that may turn out to be helpful in eventually determining whether a
pesticide shares a common mechanism of toxicity with any other
substances, EPA does not at this time have the methodologies to resolve
the complex scientific issues concerning common mechanism of toxicity
in a meaningful way.
E. Safety Determination
1. U.S. population--i. Chronic risk--adults. Using the dietary
exposure assessment procedures described above for fenpropathrin,
calculated chronic dietary exposure resulting from residue exposure
from existing and proposed uses of fenpropathrin is minimal. The
estimated chronic dietary exposure from food for the overall U.S.
population is less than 1% of the cPAD. Addition of the small but worse
case potential chronic exposure from drinking water (calculated above,
6.3 x 10-6 mg/kg bwt/day) to the highest chronic exposure value from
food increases the maximum occupancy of the cPAD only slightly from
0.99% to 1.02%. Generally, the Agency has no cause for concern if total
residue contribution is less than 100% of the cPAD.
ii. Acute Risk--adults. The potential acute exposure from food to
the U.S. population and various non-child/infant populations subgroups
(shown above) provide MOE values greatly exceeding 100. Addition of the
worse case, but very small "background" dietary exposure from water
is not sufficient to change the MOE values significantly. The
registrant concludes that there is a reasonable certainty that no harm
will result to the overall U.S. population from aggregate, acute
exposure to fenpropathrin residues.
2. Infants and children--safety factor for infants and children. In
assessing the potential for additional sensitivity of
infants and children to residues of fenpropathrin, FFDCA section 408
provides that EPA shall apply an additional margin of safety, up to
ten-fold, for added protection for infants and children in the case of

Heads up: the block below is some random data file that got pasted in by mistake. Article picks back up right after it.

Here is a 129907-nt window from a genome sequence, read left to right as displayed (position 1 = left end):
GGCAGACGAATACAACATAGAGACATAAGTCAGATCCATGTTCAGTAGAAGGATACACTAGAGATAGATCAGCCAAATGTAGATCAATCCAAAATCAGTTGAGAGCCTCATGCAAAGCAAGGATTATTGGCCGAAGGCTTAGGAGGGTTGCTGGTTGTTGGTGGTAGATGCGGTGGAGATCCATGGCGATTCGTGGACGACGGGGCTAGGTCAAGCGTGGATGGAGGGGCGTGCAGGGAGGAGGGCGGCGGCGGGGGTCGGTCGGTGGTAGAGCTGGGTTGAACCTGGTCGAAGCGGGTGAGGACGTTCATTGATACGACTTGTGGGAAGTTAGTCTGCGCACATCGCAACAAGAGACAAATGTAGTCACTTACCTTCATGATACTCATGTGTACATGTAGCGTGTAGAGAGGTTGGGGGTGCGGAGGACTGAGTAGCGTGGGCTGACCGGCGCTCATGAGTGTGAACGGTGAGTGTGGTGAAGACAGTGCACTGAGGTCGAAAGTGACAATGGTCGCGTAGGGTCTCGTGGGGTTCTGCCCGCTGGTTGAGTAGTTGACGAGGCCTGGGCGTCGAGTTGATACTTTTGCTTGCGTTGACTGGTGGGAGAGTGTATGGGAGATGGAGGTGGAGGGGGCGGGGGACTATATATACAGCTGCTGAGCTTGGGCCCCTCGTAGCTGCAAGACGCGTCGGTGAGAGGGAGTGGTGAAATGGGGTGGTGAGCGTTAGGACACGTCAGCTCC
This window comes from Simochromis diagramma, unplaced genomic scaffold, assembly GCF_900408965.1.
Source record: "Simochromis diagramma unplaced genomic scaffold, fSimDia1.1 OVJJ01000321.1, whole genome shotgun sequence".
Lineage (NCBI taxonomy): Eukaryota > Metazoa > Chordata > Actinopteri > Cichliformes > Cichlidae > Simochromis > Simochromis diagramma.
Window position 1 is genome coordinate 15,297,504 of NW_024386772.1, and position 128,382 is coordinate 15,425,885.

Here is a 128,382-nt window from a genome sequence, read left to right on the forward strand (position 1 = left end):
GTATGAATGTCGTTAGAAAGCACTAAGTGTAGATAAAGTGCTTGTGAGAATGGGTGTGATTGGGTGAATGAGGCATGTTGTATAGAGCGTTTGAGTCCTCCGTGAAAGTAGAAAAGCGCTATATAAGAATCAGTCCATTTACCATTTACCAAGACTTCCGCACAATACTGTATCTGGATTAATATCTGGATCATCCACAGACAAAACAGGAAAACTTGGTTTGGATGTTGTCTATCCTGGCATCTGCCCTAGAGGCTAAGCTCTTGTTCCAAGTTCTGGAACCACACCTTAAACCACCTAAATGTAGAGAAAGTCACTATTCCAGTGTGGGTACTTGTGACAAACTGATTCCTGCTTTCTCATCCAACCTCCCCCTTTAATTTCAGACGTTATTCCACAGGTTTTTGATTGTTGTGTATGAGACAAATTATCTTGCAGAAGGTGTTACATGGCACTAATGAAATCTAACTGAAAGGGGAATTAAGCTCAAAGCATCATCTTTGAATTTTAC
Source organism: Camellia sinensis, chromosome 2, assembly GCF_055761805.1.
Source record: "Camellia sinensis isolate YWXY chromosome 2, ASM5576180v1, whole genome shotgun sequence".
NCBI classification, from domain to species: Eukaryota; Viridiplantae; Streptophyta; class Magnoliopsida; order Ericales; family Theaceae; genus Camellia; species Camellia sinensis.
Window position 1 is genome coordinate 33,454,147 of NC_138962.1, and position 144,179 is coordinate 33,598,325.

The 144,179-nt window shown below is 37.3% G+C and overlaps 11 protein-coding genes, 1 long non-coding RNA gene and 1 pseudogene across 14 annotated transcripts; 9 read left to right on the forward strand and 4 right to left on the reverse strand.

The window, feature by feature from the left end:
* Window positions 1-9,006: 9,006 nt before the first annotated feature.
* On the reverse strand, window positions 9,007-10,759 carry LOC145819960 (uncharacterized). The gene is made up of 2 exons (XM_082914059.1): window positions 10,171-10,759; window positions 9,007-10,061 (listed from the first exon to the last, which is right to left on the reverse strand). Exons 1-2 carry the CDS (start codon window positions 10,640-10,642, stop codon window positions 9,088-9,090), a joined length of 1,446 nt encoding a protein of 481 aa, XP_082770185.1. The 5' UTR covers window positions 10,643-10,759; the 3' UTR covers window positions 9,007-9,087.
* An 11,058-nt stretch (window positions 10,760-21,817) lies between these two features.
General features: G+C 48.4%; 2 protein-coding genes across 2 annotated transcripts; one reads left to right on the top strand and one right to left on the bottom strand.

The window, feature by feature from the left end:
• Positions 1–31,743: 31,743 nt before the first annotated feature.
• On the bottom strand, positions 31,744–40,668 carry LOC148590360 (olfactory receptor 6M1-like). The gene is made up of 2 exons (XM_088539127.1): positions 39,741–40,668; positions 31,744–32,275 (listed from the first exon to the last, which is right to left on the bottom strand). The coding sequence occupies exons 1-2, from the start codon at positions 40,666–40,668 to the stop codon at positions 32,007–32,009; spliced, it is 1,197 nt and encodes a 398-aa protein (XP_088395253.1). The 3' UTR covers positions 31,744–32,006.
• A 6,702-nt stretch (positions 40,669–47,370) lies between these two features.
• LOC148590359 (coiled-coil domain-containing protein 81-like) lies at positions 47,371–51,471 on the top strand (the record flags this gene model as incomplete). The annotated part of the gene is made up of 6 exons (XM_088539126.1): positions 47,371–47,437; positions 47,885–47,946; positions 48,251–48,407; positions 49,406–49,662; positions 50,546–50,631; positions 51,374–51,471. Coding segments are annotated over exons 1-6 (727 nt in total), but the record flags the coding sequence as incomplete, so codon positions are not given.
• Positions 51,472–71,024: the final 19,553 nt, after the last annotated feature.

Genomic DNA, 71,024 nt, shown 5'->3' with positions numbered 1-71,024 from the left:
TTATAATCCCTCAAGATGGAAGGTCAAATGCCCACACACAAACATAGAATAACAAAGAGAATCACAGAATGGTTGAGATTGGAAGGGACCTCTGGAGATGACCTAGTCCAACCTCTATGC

threshold effects unless EPA determines that a different margin of
safety will be safe for infants and children.
i. Chronic risk--infants and children. Using the dietary exposure
assessment procedures described above, calculated chronic dietary
exposure resulting from residue exposure from existing and proposed
uses of fenpropathrin is minimal. The estimated chronic dietary
exposure from food to infant and child subgroups ranges from 2.7%
[children (1-6 years), 0.000678 mg/kg bwt/day] to 0.4% [nursing infants
(< 1-year), 0.000103 mg/kg bwt/day] of the cPAD. Addition of the small
but worse case potential chronic exposure from drinking water
(calculated above, 2.2 x 10-5 mg/kg bwt/day) to the highest
chronic exposure value from food increases the maximum occupancy of the
cPAD only slightly from 2.7% to 2.8%. The registrant concludes that
there is a reasonable certainty that no harm will result to infant and
child subgroups of the U.S. population from aggregate, chronic exposure
to fenpropathrin residues.
ii. Acute risk--infants and children. The potential acute exposure
from food to the various child and infant population subgroups all
provide MOE values exceeding 100. Addition of the worse-case, but very
small "background" dietary exposure from water (2.2 x 10-5
mg/kg bwt/day) is not sufficient to change the MOE values
significantly. The registrant concludes that there is a reasonable
certainty that no harm will result to infants and children from
aggregate, acute exposure to fenpropathrin residues.
F. International Tolerances
There are no Codex, Canadian, or Mexican residue limits for
residues of fenpropathrin in or on cucurbit vegetables (Crop Group 9).
[FR Doc. 99-31442 Filed 12-2-99; 8:45 am]
BILLING CODE 6560-50-F